The Family Business: Building a Golden Opportunity

Meet three female entrepreneurs who are making waves at McDonald’s—and encouraging others to do the same.
Ronald McDonald in the center with a man on his right and a woman on his left with a yellow background

This story was created in partnership with McDonald’s.

Meet three female entrepreneurs following in the family business and making it their own–while still saving space at the table for the next generations to come.

Right now, 20% of Greater Indiana McDonald’s restaurants are owned by women entrepreneurs, and across Indiana, female franchisees are leading some of the most successful McDonald’s restaurants in the state. As we celebrate Women’s History Month, we shared time with three women inspired by the history of their families in the franchise: Mya Smith, Nicole DiMichele, and Stephanie Awad. These leading ladies shared how they were encouraged and inspired to be the leaders they are today, while also sharing insight as to how they’re already impacting and inspiring the generations to come. 

Business in the Front, Playpen in the Back

Nicole DiMichele was quite literally born into the business. Her earlier memories often included the Golden Arches in the foreground, watching her parents, and tagging along to the restaurants, “My parents bought their first McDonald’s restaurant in St. Louis the year I was born. My parents would set up the pack-n-play in the back of the restaurant while they worked. I grew up working in the restaurants, even learning how to count change by working the cash window of the drive-through. Working in the restaurants instilled a hard work ethic at an early age.” Nicole’s excitement about becoming an owner-operator through elementary, middle, and high school didn’t waver. From an early age, she was able to see the way McDonald’s empowered her parents to become business owners, and she “fell in love with every aspect of McDonald’s. I knew becoming a McDonald’s owner/operator was the only thing I wanted to do.”

Nicole DiMichele

The path to owner-operator isn’t always a first play, and Stephanie Awad witnessed her parents grow into the role. “They are both immigrants and did not start out with much coming to the U.S. as college students. My dad worked as a crew member himself in a McDonald’s in LA, worked his way up to become a GM, won the Ray Crock award, and then was hired by the company to work for them for twenty-seven years, later ‘retiring’ to become an owner-operator. It was his dream to become an owner for so long, and he spoke about it for so long that when he got there, I had never seen anyone so happy to get to work every day.”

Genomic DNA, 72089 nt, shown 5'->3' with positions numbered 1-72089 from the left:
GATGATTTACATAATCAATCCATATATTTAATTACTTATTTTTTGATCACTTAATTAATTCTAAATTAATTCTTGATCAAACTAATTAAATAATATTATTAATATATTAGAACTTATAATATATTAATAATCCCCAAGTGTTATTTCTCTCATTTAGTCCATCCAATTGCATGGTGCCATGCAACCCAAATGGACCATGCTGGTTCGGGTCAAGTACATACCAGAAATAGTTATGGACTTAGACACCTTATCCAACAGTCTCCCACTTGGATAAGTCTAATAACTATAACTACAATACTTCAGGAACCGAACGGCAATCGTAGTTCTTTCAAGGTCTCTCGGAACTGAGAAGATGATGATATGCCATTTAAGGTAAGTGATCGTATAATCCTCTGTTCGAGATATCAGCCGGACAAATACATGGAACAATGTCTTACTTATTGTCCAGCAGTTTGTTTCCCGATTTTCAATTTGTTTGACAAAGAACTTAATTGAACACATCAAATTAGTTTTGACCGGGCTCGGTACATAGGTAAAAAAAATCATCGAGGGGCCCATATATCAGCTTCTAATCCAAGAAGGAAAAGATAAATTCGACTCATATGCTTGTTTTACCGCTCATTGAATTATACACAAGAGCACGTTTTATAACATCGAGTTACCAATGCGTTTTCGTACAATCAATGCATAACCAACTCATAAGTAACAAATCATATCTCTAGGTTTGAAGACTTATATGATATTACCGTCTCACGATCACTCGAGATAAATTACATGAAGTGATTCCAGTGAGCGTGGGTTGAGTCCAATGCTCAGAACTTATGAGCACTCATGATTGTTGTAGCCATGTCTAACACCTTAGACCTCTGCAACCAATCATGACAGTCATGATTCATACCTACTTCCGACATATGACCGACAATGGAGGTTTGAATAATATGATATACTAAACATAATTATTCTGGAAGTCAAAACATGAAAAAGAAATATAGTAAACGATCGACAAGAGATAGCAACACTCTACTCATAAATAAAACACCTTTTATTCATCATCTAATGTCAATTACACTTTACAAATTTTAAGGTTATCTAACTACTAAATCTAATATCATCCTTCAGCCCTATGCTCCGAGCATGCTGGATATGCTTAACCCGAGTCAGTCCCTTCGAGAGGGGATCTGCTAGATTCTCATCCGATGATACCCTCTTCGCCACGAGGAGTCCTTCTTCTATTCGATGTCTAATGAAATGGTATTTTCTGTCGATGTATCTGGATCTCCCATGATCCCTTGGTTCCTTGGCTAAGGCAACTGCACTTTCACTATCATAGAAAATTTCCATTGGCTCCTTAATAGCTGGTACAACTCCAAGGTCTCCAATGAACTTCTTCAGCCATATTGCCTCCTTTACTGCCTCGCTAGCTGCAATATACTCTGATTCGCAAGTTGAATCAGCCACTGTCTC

While Stephanie pursued a career in tech first, she worked as a crew member in her local McDonald’s during the summers while in high school. After moving home in 2020, she started to really reflect on what she wanted for her future and career. Though 2020 brought on its own struggles and hardships for business owners, she got to see her parents in a new light, “Seeing them work together as a team, have each other’s backs, make decisions, and support one another made me realize that this was my destiny and something I would be lucky to be a part of. After a year and a half, I worked up the courage to leave Microsoft and start from the bottom again with McDonald’s.”

McDonald’s continues to empower their employees as both Stephanie and her father continued to rise in their roles with the company. Excelling as an owner-operator is often supported by a degree from Hamburger University. “A lot fewer people get into Hamburger University than Harvard. That’s a fact,” Nicole says. Hamburger University only opens its doors to high-potential restaurant managers, mid-managers, and owner/operators specifically in restaurant management, and the intense training program is incredibly difficult to get accepted into. 


Mya Smith alongside her father and Ronald MacDonald

In a similar way, the leaders in this company are often centered on serving and uplifting. Mya Smith, whose father became an owner-operator when she was 13 years old, shares how she “works to coach and help team members develop skills, so they can accomplish goals they never thought they could achieve.” Mya observed the mannerisms of those with confidence that were achieving and found her own rhythm. Now, she focuses on how she can influence her team so that they feel supported enough to feel confident in all they do. “My goal is that they feel so loved, celebrated, and valued that it overflows; and they share that spirit with other employees, their families, and our customers.” She reflected on a journey of growth with a shift manager, “I had one employee who started as a shy shift manager, was afraid to really talk, and didn’t think she could run a restaurant. She’s now a restaurant manager and has won Outstanding Manager awards multiple times for her leadership.”